Furthermore, regarding the best performing content, we used descriptive statistics to determine the best and worst performing webpages. We further created a new variable indicating the level of engagement. This new variable combines different indicators such as mean scroll, bounce rate, and newsletter subscription. With the help of our results, we derived guidelines on what content performs well and which content still needs improvement (see figure).

Next, we examined where website visitors come from, how they typically transition from page to page, which content performs best, and where website visitors leave, we wanted to dive even deeper and investigate what exactly specific website visitors or specific groups of website visitors are looking for and how they are different from each other. And ultimately, we wanted to find out how we can improve the website for each of those groups. For this purpose, we applied a cluster analysis in which we divided the website visitors into meaningful segments in order to be able to derive sophisticated marketing implications, respectively.

Clustering is a classical unsupervised machine learning task, which aims to find groups of data with as much homogeneity as possible within a cluster, and at the same time heterogeneity between the different clusters (here and in the following, Lantz 2013). Thus, in our case, it helps to segment customers into groups of similar behavior and hence simplifies large data sets. In practice, the k-means algorithm is used most of the time. Briefly said, it randomly assigns a cluster to each observation and then reassigns observations until the cluster solution is optimized. We chose k-means as our cluster algorithm because it is rather simple yet highly flexible and efficient. Since it requires the data to be standardized, we rescaled the cluster variables. We chose nine marketing-oriented cluster variables, such as page type and session duration. And finally, we checked for multicollinearity to make sure that it does not effect our analysis.

Next, we determined the optimal number of clusters with the help of an elbow plot which is six in our case (see figure).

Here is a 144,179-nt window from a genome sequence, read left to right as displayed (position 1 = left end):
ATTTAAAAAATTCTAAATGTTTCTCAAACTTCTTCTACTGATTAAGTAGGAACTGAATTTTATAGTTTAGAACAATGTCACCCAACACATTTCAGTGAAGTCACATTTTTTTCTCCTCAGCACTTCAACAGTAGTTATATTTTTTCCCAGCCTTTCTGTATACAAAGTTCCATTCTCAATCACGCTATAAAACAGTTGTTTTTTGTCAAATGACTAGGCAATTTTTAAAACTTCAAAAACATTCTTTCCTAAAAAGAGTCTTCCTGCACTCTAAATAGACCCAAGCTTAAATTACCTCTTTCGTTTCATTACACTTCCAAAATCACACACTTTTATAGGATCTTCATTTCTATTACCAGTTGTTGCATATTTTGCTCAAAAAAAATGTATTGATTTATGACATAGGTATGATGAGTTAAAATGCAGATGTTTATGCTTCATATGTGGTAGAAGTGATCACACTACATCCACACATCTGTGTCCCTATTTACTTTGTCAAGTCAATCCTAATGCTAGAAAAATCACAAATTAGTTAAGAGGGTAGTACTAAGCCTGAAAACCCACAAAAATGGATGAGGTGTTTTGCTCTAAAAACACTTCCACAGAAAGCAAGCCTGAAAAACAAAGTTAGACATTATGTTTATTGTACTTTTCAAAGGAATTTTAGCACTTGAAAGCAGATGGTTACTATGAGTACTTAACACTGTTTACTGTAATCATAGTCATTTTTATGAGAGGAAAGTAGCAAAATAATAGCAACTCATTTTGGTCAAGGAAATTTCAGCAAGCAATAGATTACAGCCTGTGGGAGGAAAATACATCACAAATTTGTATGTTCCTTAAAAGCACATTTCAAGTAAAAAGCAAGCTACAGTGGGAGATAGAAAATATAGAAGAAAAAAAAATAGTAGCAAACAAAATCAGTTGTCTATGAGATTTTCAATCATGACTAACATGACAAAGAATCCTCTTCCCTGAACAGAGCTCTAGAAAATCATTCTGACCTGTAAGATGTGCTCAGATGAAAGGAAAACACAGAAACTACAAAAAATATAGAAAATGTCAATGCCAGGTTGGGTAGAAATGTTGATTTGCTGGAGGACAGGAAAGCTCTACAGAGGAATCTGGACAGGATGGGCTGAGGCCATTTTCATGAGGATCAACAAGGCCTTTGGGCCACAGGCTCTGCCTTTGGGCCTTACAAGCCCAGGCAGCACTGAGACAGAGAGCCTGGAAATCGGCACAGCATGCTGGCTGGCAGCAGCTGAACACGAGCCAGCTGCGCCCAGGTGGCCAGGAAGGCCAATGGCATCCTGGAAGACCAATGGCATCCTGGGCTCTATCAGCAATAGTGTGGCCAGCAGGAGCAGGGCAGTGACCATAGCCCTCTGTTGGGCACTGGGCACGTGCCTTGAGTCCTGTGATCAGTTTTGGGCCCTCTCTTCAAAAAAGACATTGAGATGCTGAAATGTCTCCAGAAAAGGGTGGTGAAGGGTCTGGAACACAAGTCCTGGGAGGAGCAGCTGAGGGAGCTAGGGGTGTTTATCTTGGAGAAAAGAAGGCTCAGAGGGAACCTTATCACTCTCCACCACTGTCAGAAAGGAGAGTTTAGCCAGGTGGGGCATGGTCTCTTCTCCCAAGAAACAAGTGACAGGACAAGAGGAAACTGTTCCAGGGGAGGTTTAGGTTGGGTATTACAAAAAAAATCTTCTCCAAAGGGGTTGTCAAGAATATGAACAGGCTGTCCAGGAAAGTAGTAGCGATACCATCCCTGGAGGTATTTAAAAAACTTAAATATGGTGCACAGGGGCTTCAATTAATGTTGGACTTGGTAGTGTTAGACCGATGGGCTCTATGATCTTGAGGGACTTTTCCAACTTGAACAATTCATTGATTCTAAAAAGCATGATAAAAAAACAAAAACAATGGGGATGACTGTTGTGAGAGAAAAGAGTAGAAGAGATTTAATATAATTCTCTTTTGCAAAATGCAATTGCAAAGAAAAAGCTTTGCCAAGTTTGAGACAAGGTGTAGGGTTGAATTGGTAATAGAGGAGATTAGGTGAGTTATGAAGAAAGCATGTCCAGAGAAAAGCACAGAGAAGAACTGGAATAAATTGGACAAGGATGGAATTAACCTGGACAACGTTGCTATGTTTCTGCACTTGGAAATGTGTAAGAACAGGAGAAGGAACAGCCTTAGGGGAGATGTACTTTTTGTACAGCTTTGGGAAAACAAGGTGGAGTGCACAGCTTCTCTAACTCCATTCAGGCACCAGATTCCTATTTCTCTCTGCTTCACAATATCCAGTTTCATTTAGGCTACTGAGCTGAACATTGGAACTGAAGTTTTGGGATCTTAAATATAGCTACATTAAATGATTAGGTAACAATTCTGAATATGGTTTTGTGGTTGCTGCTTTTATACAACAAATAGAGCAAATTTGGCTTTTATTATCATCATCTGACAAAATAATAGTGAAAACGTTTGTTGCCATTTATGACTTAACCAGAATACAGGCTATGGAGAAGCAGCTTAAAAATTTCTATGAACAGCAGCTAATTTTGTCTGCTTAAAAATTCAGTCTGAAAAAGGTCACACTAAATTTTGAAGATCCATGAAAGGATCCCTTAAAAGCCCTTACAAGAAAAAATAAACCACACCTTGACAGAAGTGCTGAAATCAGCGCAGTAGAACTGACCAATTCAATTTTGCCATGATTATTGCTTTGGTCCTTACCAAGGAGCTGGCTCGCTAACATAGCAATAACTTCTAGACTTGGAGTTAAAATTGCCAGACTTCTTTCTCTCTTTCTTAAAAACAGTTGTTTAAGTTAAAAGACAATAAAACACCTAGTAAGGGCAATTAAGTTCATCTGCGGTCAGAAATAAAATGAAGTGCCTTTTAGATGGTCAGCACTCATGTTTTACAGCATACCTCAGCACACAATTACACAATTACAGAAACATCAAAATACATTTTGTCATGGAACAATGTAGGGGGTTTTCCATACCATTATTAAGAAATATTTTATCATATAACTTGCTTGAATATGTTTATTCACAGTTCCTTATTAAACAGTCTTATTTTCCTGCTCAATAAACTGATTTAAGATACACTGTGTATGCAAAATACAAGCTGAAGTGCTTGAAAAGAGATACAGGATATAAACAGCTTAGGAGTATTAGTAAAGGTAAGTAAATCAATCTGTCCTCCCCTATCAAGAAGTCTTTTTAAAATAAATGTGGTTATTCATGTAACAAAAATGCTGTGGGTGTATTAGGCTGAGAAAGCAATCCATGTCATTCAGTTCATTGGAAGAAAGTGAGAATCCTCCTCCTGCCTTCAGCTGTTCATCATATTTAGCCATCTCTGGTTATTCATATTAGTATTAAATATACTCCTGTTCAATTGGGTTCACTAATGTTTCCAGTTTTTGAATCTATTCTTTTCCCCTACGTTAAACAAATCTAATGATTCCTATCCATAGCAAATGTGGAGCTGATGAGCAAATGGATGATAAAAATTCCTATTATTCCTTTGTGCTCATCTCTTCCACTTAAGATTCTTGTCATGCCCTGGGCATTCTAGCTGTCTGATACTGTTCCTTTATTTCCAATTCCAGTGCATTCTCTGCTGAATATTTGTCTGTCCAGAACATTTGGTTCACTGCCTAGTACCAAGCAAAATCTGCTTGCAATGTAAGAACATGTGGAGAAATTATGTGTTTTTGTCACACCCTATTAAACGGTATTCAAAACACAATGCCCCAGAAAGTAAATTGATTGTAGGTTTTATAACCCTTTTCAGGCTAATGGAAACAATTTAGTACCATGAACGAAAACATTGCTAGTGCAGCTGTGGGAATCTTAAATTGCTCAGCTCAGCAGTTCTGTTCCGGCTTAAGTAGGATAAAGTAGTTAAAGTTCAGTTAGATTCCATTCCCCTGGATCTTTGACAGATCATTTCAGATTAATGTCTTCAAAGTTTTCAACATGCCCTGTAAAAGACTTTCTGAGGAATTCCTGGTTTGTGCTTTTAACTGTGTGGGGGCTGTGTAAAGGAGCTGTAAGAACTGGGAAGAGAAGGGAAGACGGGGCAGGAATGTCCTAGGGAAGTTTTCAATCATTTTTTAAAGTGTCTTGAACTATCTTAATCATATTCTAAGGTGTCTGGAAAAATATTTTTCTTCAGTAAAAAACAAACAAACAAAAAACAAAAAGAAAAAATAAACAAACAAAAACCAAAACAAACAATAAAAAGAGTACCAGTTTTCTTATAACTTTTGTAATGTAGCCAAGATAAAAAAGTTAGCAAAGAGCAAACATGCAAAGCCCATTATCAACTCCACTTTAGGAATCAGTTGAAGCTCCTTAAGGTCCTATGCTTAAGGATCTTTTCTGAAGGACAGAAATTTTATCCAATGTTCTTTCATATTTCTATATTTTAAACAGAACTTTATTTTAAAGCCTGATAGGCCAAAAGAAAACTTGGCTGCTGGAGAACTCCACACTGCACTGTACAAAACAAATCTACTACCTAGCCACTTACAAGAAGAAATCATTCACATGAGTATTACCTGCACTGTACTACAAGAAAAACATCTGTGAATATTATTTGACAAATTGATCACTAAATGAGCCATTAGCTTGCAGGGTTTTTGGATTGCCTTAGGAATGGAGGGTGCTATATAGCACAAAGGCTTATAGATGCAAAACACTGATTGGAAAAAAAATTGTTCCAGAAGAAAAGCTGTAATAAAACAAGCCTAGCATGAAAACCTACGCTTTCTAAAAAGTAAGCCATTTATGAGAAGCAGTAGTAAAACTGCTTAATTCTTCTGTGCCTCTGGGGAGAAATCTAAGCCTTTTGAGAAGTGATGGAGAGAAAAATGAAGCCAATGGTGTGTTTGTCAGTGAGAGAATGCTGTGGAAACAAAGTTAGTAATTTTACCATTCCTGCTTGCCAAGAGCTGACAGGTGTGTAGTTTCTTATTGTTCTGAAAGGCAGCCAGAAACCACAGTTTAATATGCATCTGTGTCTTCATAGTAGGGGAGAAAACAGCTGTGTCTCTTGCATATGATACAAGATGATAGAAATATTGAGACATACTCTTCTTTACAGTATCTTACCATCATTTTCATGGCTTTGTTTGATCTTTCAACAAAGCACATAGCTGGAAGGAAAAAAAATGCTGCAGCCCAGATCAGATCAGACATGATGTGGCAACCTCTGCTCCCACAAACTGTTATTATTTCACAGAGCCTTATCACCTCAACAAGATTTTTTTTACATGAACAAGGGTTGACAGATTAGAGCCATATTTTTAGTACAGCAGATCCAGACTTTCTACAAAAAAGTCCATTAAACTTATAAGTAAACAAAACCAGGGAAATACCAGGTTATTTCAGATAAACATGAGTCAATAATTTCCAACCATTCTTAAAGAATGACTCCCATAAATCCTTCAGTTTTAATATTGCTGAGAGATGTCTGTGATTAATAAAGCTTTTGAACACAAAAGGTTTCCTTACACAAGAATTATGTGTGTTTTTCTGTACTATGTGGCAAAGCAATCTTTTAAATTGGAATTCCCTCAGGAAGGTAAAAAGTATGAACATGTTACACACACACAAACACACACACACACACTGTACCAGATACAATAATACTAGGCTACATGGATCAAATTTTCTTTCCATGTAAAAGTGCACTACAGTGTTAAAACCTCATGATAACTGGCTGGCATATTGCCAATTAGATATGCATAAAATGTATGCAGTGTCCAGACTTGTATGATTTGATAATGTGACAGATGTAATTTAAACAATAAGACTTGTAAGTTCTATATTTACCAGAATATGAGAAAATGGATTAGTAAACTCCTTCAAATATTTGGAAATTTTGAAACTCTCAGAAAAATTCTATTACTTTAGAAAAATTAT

We ran the analysis, inspected the six clusters in-depth, and discussed how those customer groups can be best approached by our cooperation partner. As a robustness check, we split the data into halves and reran the analysis which did not lead to substantially different results. This supports the validity of our cluster solution.

To wrap it up, our results showed …

  • … how website users move around and where they are likely to start and end their session.
  • … which content on the website performs best and which specific categories and webpages still need optimization.
  • … that the website visitors can be clustered into six meaningful segments based on their specific needs.

Thank you for taking this journey with us.

Sources

Lantz, Brett (2013), Machine learning with R. Birmingham, UK: Packt Publishing Ltd.

Morrison, Kimberlee (2014), “81% of Shoppers Conduct Online Research Before Buying,” (accessed August 20, 2021), [available at https://www.adweek.com/performance-marketing/81-shoppers-conduct-online-research-making-purchase-infographic/].

Scholz, Michael (2016), “R Package clickstream: Analyzing Clickstream Data with Markov Chains,” Journal of Statistical Software, 74 (4), 1–17.

Statista (2021), “Beauty & Personal Care,” (accessed August 20, 2021), [available at https://www.statista.com/outlook/cmo/beauty-personal-care/germany#sales-channels].

The team

Sabina Almaschij Data Science: R

Alla Devichinskaya Data Science: R

Katrin Heß Data Science: R

Nina Nauß Data Science: R

Mentor

Marcus Cramer